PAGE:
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Facebook’s new Rosetta AI system helps detect hate speech

It should come in handy as the social network faces increased scrutiny over content moderation.

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Facebook CEO Mark Zuckerberg says artificial intelligence will be a big part of cleaning up the social network of hate speech.

James Martin/CNET

Facebook says it has a new weapon in fighting hate speech.

The social network on Tuesday announced a new artificial intelligence system, codenamed "Rosetta," for helping its computers read and understand the billions of images and videos posted to the social network every day. With the new system, Facebook could more easily detect what pieces of content violate its hate speech rules.

Normally, computers use a method called optical character recognition, or OCR, to tell what's in pictures or videos, but because of Facebook's massive numbers -- there are 2.2 billion people who use the social network each month -- OCR has its shortcomings. So Facebook said it built a system to work on a bigger scale.

The system, which is being used at both Facebook and Instagram, can also be used to improve photo search and surface content on the news feed. Rosetta works by extracting text in different languages from more than a billion images and video frames in real time.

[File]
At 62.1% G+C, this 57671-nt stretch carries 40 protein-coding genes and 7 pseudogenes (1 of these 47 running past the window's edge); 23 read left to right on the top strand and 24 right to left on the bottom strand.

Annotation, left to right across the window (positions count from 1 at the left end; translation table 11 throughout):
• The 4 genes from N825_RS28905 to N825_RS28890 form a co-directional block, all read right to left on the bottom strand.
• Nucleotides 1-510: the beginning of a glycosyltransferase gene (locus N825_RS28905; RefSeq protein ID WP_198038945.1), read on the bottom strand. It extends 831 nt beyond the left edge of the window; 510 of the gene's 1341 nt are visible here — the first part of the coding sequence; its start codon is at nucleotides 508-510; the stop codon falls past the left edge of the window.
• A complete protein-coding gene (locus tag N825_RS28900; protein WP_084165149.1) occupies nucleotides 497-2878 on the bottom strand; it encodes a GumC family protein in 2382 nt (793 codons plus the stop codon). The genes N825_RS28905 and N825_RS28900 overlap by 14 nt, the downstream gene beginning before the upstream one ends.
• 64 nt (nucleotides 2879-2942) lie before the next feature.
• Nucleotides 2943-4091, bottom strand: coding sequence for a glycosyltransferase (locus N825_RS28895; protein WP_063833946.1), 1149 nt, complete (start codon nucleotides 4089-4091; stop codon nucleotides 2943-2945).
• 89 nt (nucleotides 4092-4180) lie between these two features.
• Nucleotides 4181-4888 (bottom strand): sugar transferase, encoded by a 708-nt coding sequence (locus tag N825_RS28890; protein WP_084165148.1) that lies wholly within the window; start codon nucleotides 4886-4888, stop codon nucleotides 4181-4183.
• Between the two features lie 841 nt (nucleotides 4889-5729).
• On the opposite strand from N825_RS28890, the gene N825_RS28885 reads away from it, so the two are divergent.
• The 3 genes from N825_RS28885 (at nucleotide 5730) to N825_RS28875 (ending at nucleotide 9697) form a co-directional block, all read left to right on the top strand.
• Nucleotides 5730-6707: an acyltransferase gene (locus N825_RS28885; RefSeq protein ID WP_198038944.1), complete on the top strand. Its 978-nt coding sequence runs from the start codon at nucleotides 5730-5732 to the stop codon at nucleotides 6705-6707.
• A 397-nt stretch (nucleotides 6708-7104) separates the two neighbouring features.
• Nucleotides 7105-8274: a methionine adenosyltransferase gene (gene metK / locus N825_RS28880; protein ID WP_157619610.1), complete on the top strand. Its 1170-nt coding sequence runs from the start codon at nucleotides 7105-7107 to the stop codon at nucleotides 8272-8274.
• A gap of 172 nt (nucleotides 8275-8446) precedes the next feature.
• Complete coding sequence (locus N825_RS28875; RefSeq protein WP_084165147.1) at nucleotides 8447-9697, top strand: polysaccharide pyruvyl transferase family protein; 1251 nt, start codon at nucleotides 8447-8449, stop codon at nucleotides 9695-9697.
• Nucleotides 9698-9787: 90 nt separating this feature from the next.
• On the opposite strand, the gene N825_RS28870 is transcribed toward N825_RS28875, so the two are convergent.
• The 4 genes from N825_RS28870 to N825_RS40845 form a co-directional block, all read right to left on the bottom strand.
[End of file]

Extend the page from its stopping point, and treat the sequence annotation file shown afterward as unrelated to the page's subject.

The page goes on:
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That's sure to come in handy as Facebook deals with scrutiny over content on its social network. For instance, Facebook has been accused of helping to spur violence in Myanmar, Sri Lanka and India. Last month, it said it was taking action to stop "spread of hate" in Myanmar due to disinformation posted on Facebook. The social network said it's removed 18 accounts and 52 pages associated with the Myanmar military because of ongoing ethnic violence against Rohingya Muslims.

In July, Facebook said it will begin to remove disinformation that is intended to spark or exacerbate violence. That includes both written posts and manipulated images. Previously, Facebook banned only content that directly called for violence. But the new policy now covers fake news that has the potential to provoke physical harm.

Last week, Facebook COO Sheryl Sandberg, along with Twitter CEO Jack Dorsey, faced a grilling from Congress over content moderation policies and security practices to keep users safe.

Facebook CEO Mark Zuckerberg has often said the company is looking to artificial intelligence to try to clean up Facebook, proactively detecting objectionable content instead of waiting for people to flag it. But while the company is developing the technology, he said the social network is hiring 20,000 human moderators to police the platform for harmful material. 

Separately, Facebook on Tuesday also said it was adding new languages to its set of automatic translation tools. The social network added 24 new languages -- now translating in more than 125 languages including Hausa, Urdu and Nepali.

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